Pope Francis has arrived in Ecuador, in his first visit since becoming pope to the Spanish-speaking part of South America, bringing a message of solidarity with the poor in the region, while trying to rally his church amid dwindling numbers.
Francis, history's first South American leader of the Catholic church, arrived in the capital Quito at 19:40 GMT on Sunday for a week-long tour of the continent, which also includes stops in Bolivia and Paraguay.
Crowds had begun gathering on Sunday morning along the route from the airport to the papal nuncio's residence, where Francis will be staying.
More than a million Roman Catholics are expected at mass in Quito on Tuesday.
Francis, already seen by many as "the pope of the poor", chose to visit Ecuador, Bolivia, and Paraguay specifically because they are among the poorest and most marginal nations of a region that claims 40 percent of the world's Catholics.
He is skipping his homeland of Argentina, at least partly to avoid papal entanglement in this year's presidential election.
Francis had previously visited Portuguese-speaking Brazil in 2013.
Falling world prices for oil and minerals in Ecuador threaten to fray the social safety net woven by President Rafael Correa, who has been buffeted for nearly a month by the most serious anti-government street protests of his more than eight years in power.
While in Ecuador, Francis will also be forced to confront a sex abuse scandal which has tainted the church, said Al Jazeera's Lucia Newman, reporting from Quito.
Dr James Hamilton, one of the sex abuse victims, told Newman that the church's punishment of paedophiles is an insult.
Francis is also likely to raise environmental concerns with Correa and the leader of Bolivia - who have promoted mining and oil drilling in wilderness areas - given his recent encyclical on the need to protect nature and the poor who suffer most when it is exploited.
In that document, Francis called for a new development model that rejects today's profit-at-all cost mentality in favour of a Christian view of economic progress that respects human rights and safeguards the environment.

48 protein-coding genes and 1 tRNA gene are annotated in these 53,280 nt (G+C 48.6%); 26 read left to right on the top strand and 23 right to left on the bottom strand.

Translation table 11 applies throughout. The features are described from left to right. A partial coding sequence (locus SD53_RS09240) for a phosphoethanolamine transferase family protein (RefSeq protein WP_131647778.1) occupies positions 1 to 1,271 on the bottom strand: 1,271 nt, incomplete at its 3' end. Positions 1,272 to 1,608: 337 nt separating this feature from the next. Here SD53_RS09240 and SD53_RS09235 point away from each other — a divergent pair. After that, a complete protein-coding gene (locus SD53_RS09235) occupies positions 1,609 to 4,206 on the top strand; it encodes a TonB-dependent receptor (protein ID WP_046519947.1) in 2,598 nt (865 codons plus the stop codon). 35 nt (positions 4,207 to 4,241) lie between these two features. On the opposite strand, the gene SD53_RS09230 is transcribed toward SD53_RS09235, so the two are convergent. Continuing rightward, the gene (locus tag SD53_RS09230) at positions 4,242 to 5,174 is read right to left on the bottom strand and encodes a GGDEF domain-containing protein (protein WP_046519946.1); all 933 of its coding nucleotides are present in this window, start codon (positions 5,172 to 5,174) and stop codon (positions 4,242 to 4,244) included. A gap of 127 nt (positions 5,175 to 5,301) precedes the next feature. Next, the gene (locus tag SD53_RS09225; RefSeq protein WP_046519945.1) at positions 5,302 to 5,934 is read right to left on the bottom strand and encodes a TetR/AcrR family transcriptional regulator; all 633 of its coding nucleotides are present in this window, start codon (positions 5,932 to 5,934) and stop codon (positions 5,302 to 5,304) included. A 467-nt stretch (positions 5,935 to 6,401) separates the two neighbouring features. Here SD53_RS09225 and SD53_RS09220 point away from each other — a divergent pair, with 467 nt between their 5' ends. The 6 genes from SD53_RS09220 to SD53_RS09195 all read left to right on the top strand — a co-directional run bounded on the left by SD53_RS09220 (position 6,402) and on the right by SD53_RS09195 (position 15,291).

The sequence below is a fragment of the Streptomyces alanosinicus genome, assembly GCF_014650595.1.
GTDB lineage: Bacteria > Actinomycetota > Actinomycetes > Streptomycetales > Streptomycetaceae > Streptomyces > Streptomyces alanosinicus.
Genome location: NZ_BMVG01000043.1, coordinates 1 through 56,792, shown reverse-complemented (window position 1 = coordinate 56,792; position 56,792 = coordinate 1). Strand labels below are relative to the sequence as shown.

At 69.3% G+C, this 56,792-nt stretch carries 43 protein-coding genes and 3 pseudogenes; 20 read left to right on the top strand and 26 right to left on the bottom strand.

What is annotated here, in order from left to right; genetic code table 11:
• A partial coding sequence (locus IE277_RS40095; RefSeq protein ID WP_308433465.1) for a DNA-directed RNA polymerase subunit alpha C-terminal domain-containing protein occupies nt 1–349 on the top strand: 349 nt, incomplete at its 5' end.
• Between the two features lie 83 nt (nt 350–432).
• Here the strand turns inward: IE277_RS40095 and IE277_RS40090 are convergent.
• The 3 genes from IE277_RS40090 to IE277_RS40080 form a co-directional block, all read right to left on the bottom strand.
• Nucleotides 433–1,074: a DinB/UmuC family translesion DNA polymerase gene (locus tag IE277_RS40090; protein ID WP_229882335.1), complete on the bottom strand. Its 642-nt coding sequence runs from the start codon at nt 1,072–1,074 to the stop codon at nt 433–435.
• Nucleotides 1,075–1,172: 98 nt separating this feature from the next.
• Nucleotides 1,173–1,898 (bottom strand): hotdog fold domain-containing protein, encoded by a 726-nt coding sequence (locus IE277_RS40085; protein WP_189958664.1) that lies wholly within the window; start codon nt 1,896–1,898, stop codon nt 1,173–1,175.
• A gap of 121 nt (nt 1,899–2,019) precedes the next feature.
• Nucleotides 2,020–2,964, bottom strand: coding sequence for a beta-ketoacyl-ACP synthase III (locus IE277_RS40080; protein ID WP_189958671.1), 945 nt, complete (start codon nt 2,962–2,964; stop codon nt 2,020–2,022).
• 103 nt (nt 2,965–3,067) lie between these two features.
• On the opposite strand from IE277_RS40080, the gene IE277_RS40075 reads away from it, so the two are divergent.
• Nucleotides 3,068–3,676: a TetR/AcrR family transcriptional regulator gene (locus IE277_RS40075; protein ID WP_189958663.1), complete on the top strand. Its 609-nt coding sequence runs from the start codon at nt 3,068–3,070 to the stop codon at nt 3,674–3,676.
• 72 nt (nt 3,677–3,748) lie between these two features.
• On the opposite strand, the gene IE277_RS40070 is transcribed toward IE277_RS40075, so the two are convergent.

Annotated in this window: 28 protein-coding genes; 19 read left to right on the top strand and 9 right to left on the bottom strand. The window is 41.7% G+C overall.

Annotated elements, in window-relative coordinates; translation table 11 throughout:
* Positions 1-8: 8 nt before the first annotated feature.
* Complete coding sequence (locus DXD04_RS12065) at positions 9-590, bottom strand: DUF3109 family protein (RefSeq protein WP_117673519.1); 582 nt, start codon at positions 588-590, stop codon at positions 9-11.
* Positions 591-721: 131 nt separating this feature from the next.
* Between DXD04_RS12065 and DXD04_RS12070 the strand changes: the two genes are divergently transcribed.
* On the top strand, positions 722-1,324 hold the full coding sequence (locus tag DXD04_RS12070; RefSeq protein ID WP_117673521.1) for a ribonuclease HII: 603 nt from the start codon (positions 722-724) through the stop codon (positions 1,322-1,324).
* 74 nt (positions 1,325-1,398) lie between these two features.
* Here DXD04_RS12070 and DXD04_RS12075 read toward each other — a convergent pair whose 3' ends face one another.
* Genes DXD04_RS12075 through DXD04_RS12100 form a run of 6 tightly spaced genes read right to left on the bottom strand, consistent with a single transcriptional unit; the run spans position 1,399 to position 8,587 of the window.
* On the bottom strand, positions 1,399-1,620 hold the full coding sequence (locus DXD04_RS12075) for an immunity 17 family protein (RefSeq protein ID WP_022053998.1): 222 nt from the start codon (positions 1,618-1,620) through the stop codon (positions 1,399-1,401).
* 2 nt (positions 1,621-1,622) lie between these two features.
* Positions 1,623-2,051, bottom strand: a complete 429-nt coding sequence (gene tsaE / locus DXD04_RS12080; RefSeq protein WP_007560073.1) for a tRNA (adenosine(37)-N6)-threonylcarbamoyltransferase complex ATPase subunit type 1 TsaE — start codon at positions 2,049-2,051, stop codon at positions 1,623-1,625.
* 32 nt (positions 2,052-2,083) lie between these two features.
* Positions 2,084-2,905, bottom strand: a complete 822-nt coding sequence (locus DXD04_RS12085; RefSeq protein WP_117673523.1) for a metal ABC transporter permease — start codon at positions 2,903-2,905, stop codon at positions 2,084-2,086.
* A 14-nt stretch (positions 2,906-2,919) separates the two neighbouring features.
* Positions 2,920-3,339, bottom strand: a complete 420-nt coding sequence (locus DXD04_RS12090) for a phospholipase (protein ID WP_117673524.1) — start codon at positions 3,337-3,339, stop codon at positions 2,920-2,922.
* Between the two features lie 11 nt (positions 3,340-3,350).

In a video message on the eve of his departure, Francis said he wanted to bring a message of hope and joy to all "especially the neediest, the elderly, the sick, those in prison and the poor and all those who are victims of this 'throwaway culture'."
Francis' other stops will include a violent Bolivian prison, a flood-prone Paraguayan shantytown and a meeting with Bolivian rubbish pickers, the sort of people he ministered to in the slums of Buenos Aires as archbishop.
Crowds are expected to be huge. While the countries themselves are tiny compared to regional powerhouses like Brazil and Argentina, they are fervently Catholic: 79 percent of the population is Catholic in Ecuador; 77 percent in Bolivia; and 89 percent in Paraguay, according to the Pew Research Center.
FIELD NOTES FROM OUR CORRESPONDENT
Quito - Tens of thousands of Ecuadorans lined Quito's December 6 Avenue to wave at the pope in the Popemobile, but many booed when they thought they saw President Rafael Correa's limousine drive by in the motorcade.
"Get out, get out," screamed a group of women, ignoring pleas by the church to call a truce to the ongoing confrontation between the leftist government and opponents during the papal visit. One of the papal visit's themes is precisely reconciliation.
"We should concentrate on the spiritual needs of Ecuador and leave our other problems for later," said Carmen Diaz, who was carrying a large poster of the pope.
The president himself could not resist the temptation to capitalise on the pope's visit in his welcome address at the airport.
He quoted the pope's call for better distribution of wealth over and over, clearly trying to show that his government's policies are in line with the pope's teachings.
The pontiff looked serious and told the president: "I think you have quoted me too much."
Source: Al Jazeera and agencies